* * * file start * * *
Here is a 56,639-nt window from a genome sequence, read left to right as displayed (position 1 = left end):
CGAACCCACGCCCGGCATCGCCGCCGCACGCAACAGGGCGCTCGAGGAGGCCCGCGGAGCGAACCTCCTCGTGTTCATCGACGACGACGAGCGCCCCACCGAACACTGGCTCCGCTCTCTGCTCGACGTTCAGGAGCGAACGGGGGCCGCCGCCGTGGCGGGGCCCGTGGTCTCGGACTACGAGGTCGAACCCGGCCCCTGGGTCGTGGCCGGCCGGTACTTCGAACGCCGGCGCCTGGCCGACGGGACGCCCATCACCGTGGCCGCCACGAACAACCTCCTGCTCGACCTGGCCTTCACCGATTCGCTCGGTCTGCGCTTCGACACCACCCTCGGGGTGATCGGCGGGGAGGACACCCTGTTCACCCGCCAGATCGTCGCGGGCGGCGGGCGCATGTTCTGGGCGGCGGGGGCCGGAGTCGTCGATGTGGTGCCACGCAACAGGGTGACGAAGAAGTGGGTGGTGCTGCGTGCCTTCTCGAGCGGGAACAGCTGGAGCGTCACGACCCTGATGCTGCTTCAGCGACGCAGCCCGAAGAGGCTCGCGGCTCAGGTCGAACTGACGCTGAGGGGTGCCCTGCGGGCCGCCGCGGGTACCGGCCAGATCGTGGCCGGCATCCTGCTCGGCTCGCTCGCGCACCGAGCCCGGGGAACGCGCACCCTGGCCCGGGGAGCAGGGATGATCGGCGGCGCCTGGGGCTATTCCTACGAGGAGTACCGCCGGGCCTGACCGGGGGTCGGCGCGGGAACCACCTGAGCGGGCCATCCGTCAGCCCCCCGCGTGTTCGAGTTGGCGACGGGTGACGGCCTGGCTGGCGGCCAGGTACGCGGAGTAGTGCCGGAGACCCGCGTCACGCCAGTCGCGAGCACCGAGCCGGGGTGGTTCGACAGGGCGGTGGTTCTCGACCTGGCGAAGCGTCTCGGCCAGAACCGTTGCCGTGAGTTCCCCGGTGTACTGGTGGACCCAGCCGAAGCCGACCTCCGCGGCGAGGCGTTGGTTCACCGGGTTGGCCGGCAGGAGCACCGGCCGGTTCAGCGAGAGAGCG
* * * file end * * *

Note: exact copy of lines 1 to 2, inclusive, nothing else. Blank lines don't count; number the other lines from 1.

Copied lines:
Here is a 56,639-nt window from a genome sequence, read left to right as displayed (position 1 = left end):
CGAACCCACGCCCGGCATCGCCGCCGCACGCAACAGGGCGCTCGAGGAGGCCCGCGGAGCGAACCTCCTCGTGTTCATCGACGACGACGAGCGCCCCACCGAACACTGGCTCCGCTCTCTGCTCGACGTTCAGGAGCGAACGGGGGCCGCCGCCGTGGCGGGGCCCGTGGTCTCGGACTACGAGGTCGAACCCGGCCCCTGGGTCGTGGCCGGCCGGTACTTCGAACGCCGGCGCCTGGCCGACGGGACGCCCATCACCGTGGCCGCCACGAACAACCTCCTGCTCGACCTGGCCTTCACCGATTCGCTCGGTCTGCGCTTCGACACCACCCTCGGGGTGATCGGCGGGGAGGACACCCTGTTCACCCGCCAGATCGTCGCGGGCGGCGGGCGCATGTTCTGGGCGGCGGGGGCCGGAGTCGTCGATGTGGTGCCACGCAACAGGGTGACGAAGAAGTGGGTGGTGCTGCGTGCCTTCTCGAGCGGGAACAGCTGGAGCGTCACGACCCTGATGCTGCTTCAGCGACGCAGCCCGAAGAGGCTCGCGGCTCAGGTCGAACTGACGCTGAGGGGTGCCCTGCGGGCCGCCGCGGGTACCGGCCAGATCGTGGCCGGCATCCTGCTCGGCTCGCTCGCGCACCGAGCCCGGGGAACGCGCACCCTGGCCCGGGGAGCAGGGATGATCGGCGGCGCCTGGGGCTATTCCTACGAGGAGTACCGCCGGGCCTGACCGGGGGTCGGCGCGGGAACCACCTGAGCGGGCCATCCGTCAGCCCCCCGCGTGTTCGAGTTGGCGACGGGTGACGGCCTGGCTGGCGGCCAGGTACGCGGAGTAGTGCCGGAGACCCGCGTCACGCCAGTCGCGAGCACCGAGCCGGGGTGGTTCGACAGGGCGGTGGTTCTCGACCTGGCGAAGCGTCTCGGCCAGAACCGTTGCCGTGAGTTCCCCGGTGTACTGGTGGACCCAGCCGAAGCCGACCTCCGCGGCGAGGCGTTGGTTCACCGGGTTGGCCGGCAGGAGCACCGGCCGGTTCAGCGAGAGAGCG